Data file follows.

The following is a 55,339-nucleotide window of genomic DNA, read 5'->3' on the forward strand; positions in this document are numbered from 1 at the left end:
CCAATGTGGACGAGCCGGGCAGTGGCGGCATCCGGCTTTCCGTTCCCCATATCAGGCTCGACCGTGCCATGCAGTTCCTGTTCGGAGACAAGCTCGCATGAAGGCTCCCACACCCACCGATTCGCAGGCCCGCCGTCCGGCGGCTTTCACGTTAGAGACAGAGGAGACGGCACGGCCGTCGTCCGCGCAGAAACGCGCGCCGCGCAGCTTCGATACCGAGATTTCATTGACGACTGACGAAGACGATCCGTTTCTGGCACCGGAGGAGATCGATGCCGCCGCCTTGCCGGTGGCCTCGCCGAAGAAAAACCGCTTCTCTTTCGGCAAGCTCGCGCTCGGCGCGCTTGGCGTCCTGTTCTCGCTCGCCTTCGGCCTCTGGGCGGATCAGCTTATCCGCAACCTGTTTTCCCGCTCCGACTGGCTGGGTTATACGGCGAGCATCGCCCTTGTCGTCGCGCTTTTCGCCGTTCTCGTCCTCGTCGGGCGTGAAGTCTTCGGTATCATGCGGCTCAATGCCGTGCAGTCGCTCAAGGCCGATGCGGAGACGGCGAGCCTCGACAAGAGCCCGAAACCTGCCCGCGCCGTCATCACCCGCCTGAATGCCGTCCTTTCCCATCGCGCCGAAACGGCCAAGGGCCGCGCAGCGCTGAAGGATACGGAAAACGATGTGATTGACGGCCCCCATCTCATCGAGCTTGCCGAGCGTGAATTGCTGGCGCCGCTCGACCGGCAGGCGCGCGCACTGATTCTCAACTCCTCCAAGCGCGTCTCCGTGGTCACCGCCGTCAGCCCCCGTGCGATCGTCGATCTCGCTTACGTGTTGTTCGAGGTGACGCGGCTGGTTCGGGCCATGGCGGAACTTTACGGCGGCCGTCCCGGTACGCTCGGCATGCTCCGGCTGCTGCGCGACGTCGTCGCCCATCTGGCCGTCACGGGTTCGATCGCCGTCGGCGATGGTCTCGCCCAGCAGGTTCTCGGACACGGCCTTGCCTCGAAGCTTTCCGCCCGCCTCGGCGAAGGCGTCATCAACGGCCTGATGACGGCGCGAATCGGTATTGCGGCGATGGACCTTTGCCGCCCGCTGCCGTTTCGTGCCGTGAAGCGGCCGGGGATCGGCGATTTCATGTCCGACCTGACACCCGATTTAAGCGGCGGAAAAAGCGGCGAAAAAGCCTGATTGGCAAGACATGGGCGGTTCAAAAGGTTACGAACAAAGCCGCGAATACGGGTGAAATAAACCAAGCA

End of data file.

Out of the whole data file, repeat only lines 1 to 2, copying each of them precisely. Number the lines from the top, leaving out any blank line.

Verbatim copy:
The following is a 55,339-nucleotide window of genomic DNA, read 5'->3' on the forward strand; positions in this document are numbered from 1 at the left end:
CCAATGTGGACGAGCCGGGCAGTGGCGGCATCCGGCTTTCCGTTCCCCATATCAGGCTCGACCGTGCCATGCAGTTCCTGTTCGGAGACAAGCTCGCATGAAGGCTCCCACACCCACCGATTCGCAGGCCCGCCGTCCGGCGGCTTTCACGTTAGAGACAGAGGAGACGGCACGGCCGTCGTCCGCGCAGAAACGCGCGCCGCGCAGCTTCGATACCGAGATTTCATTGACGACTGACGAAGACGATCCGTTTCTGGCACCGGAGGAGATCGATGCCGCCGCCTTGCCGGTGGCCTCGCCGAAGAAAAACCGCTTCTCTTTCGGCAAGCTCGCGCTCGGCGCGCTTGGCGTCCTGTTCTCGCTCGCCTTCGGCCTCTGGGCGGATCAGCTTATCCGCAACCTGTTTTCCCGCTCCGACTGGCTGGGTTATACGGCGAGCATCGCCCTTGTCGTCGCGCTTTTCGCCGTTCTCGTCCTCGTCGGGCGTGAAGTCTTCGGTATCATGCGGCTCAATGCCGTGCAGTCGCTCAAGGCCGATGCGGAGACGGCGAGCCTCGACAAGAGCCCGAAACCTGCCCGCGCCGTCATCACCCGCCTGAATGCCGTCCTTTCCCATCGCGCCGAAACGGCCAAGGGCCGCGCAGCGCTGAAGGATACGGAAAACGATGTGATTGACGGCCCCCATCTCATCGAGCTTGCCGAGCGTGAATTGCTGGCGCCGCTCGACCGGCAGGCGCGCGCACTGATTCTCAACTCCTCCAAGCGCGTCTCCGTGGTCACCGCCGTCAGCCCCCGTGCGATCGTCGATCTCGCTTACGTGTTGTTCGAGGTGACGCGGCTGGTTCGGGCCATGGCGGAACTTTACGGCGGCCGTCCCGGTACGCTCGGCATGCTCCGGCTGCTGCGCGACGTCGTCGCCCATCTGGCCGTCACGGGTTCGATCGCCGTCGGCGATGGTCTCGCCCAGCAGGTTCTCGGACACGGCCTTGCCTCGAAGCTTTCCGCCCGCCTCGGCGAAGGCGTCATCAACGGCCTGATGACGGCGCGAATCGGTATTGCGGCGATGGACCTTTGCCGCCCGCTGCCGTTTCGTGCCGTGAAGCGGCCGGGGATCGGCGATTTCATGTCCGACCTGACACCCGATTTAAGCGGCGGAAAAAGCGGCGAAAAAGCCTGATTGGCAAGACATGGGCGGTTCAAAAGGTTACGAACAAAGCCGCGAATACGGGTGAAATAAACCAAGCA